The Walk is an amazing high-Wire Cinematic Event
On August 7, 1974, French high-wire performance artist Philippe Petit did the unthinkable. He — along with the help of a group of several intrepid international recruits slung a wire a quarter of a mile above the Earth and then he walked between the Twin Towers of the World Trade Center. His walk was not sanctioned, and could have very easily resulted in tragedy, but — as it turns out — was quite probably the most amazing high-wire stunt ever pulled. His walk lasted for 45 minutes, during which time he made eight passes along the wire. During his astounding performance he walked, danced, lay down on the wire, and knelt to salute the watchers on the ground. There have been 12 people who have walked on the moon, but only one who ever traversed immense void between the twin towers of the World Trade Center.
What Came Before
Petit was born in Nemours, Seine-et-Marne, France. At an early age, he discovered magic and juggling, he also loved to climb, and at 16, he took his first steps on a tightrope wire. Then in June of 1971, he secretly installed a cable between the two towers of Notre Dame de Paris, and on the morning of June 26, 1971, he juggled balls and pranced back and forth as the crowd below applauded.
THE WALK - Official IMAX Trailer
The film itself begins with Petit (Gordon-Levitt) living in Paris and attempting to earn his keep as a street performer with juggling acts and wire walking, much to the chagrin of his father. He soon gets it into his head that it is his manifest destiny to make the walk between the Twin Towers in New York City. So Philippe returns to the circus where he was inspired him to wire walk as a child and practices under the tutelage of Papa Rudy (Kingsley), whom he impresses with his skills. Slowly, Petit gathers around him his troupe of co-conspirators and brings them over to his plan of walking between the towers. As the film progresses, we watch as Petit gains the skills to make his most amazing walk.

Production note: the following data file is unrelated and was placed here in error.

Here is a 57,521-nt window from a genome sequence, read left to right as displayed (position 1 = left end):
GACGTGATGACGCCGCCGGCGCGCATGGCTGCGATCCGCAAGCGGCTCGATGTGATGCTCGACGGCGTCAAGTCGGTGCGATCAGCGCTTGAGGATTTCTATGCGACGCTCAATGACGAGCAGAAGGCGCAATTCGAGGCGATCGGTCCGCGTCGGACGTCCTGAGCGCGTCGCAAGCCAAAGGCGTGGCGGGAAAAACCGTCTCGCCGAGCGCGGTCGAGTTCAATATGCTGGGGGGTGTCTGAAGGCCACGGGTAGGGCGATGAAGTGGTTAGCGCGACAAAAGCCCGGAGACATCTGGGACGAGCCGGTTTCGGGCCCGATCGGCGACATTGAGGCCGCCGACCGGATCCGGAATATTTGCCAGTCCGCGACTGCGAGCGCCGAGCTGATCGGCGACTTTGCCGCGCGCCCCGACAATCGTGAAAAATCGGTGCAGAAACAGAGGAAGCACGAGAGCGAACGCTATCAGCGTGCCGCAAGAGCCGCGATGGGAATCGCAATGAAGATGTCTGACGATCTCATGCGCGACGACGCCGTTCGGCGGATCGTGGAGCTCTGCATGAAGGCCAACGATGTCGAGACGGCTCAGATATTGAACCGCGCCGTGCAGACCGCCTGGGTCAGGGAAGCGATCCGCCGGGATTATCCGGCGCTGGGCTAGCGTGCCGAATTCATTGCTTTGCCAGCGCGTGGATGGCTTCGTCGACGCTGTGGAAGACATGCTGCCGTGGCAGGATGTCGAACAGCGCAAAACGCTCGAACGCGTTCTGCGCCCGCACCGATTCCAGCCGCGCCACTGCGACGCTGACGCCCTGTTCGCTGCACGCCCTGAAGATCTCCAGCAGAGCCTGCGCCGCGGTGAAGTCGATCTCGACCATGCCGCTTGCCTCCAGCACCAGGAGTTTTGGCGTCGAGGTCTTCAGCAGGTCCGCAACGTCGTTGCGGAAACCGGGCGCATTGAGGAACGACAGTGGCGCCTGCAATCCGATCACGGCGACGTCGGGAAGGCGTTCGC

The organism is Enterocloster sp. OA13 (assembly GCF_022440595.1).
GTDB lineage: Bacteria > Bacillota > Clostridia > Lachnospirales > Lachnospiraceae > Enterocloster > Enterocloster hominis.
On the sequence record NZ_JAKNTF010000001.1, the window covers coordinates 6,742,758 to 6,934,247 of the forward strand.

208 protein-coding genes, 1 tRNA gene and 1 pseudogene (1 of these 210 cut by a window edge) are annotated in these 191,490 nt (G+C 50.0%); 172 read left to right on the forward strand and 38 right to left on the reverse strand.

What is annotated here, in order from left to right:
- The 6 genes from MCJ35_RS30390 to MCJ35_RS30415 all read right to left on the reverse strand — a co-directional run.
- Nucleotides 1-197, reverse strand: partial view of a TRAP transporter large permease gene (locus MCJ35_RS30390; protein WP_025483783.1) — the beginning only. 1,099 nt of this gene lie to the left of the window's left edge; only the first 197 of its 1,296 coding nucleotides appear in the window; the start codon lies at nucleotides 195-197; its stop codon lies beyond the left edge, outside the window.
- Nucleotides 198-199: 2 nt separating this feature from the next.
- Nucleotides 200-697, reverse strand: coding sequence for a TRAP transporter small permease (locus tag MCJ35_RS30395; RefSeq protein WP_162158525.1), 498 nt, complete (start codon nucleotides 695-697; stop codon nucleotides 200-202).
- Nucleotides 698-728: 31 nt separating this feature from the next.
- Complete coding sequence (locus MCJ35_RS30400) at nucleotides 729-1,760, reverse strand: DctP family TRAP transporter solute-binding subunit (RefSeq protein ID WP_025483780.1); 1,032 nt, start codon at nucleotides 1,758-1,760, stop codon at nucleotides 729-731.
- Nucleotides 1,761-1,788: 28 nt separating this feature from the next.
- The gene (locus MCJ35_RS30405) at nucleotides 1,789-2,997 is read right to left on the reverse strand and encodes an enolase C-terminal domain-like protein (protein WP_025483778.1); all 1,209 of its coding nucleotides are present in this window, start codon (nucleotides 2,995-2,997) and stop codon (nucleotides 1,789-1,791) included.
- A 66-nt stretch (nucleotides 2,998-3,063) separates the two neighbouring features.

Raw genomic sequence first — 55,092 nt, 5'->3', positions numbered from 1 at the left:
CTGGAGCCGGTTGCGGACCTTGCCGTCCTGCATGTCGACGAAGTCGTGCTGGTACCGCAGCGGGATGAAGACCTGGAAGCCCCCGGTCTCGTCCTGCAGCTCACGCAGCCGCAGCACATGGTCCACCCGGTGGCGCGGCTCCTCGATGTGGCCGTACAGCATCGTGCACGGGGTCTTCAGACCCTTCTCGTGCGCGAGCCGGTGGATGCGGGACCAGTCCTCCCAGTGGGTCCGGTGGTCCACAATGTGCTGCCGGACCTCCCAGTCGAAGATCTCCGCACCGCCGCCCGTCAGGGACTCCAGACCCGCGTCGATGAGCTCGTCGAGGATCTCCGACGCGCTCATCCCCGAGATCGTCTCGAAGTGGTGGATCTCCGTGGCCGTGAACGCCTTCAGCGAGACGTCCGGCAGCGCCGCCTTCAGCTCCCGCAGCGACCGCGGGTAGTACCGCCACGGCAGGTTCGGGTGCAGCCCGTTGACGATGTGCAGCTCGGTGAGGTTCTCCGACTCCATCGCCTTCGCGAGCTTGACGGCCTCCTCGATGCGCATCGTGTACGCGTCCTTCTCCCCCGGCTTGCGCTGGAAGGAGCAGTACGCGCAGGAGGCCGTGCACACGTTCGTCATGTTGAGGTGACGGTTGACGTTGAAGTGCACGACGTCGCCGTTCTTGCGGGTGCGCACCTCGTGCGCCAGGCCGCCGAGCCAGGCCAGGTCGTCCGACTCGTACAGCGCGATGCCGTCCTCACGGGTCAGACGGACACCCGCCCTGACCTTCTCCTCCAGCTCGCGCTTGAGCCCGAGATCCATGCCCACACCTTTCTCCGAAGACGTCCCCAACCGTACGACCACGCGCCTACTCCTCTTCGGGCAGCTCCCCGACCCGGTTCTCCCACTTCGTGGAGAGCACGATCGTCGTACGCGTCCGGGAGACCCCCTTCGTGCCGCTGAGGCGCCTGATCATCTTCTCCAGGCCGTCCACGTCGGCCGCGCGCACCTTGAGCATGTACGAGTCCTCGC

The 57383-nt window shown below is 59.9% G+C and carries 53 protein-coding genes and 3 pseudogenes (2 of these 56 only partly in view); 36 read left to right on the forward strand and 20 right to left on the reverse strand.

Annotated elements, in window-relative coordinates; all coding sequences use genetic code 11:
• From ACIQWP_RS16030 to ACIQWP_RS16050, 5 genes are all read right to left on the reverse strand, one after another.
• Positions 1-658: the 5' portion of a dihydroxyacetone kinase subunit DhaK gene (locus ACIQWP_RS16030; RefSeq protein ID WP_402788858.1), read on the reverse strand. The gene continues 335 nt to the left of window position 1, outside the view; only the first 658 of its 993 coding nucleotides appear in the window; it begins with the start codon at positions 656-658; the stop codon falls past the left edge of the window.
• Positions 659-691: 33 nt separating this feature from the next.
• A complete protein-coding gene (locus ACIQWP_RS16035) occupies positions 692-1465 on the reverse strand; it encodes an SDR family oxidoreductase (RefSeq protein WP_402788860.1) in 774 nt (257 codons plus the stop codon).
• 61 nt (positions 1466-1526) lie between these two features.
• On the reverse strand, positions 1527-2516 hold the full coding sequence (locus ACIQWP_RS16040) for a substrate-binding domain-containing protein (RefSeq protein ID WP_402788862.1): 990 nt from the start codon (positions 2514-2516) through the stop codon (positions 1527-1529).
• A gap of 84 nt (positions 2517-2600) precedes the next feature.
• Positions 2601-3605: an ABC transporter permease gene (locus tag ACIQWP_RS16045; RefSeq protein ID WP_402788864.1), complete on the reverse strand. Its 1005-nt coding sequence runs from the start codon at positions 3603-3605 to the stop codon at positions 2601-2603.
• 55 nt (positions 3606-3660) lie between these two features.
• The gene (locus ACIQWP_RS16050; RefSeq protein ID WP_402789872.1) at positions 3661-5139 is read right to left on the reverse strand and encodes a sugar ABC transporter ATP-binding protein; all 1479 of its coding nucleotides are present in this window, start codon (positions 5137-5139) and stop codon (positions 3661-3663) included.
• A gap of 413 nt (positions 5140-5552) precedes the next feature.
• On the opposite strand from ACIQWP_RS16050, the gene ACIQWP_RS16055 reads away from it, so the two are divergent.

The Director's View
Director Robert Zemeckis — who gave us such CGI technical marvels as Forrest Gump, Cast Away, Back to the Future, and Flight once again utilizes cutting-edge technology in the service of an emotional-driven, powerfully-built, character-driven story that will have viewers riveted to the edge of their seats. Accessing innovative and photorealistic techniques as well as IMAX 3D wizardry, (along with top-flight performances from the cast) Zemeckis has delivered a true big-screen cinema adventure that will amazingly allow viewers the opportunity to viscerally experience the feeling of reaching up to and walking among the clouds.
Walking among the clouds
Building His Team
As Petit builds his team and makes his plans to walk between the towers, this is — for all intents and purposes — just another film about a historical event that took place in the not so distant past (FYI, this author of this article dimly recalled hearing of the event at the time it occurred), however, once Petit actually ascends the towers and begins his legendary walk, the event becomes transformed and becomes something that is truly amazing. Zemeckis access all his cinematic wizardry to deliver a truly magnificent cinematic event with this film. (We knew of the event, but until we watched the film, were unaware of how long Petit actually spent on the wire.)
A Helping Hand
Needless to say, the sheer awesomeness of simply being able to view the visual effects of even imagining yourself on a wire slung a quarter mile above the Earth between the Twin Towers is almost too much to bear. Truthfully, even though we all know how the high wire act wound up (Petit is arrested on site when he finally finishes his walk, but and his accomplices are eventually released with the promise that he will give a free high-wire walk in Central Park. Petit determines that he will remain in New York. The building manager also gives Petit a free pass to the observation decks of both towers, on the promise that he’ll never attempt to make the walk again.
Man on Wire
In 2008 a documentary was made about Petit's daring, but illegal, high-wire routine performed between New York City's World Trade Center's twin towers in 1974, what some consider, "the artistic crime of the century."
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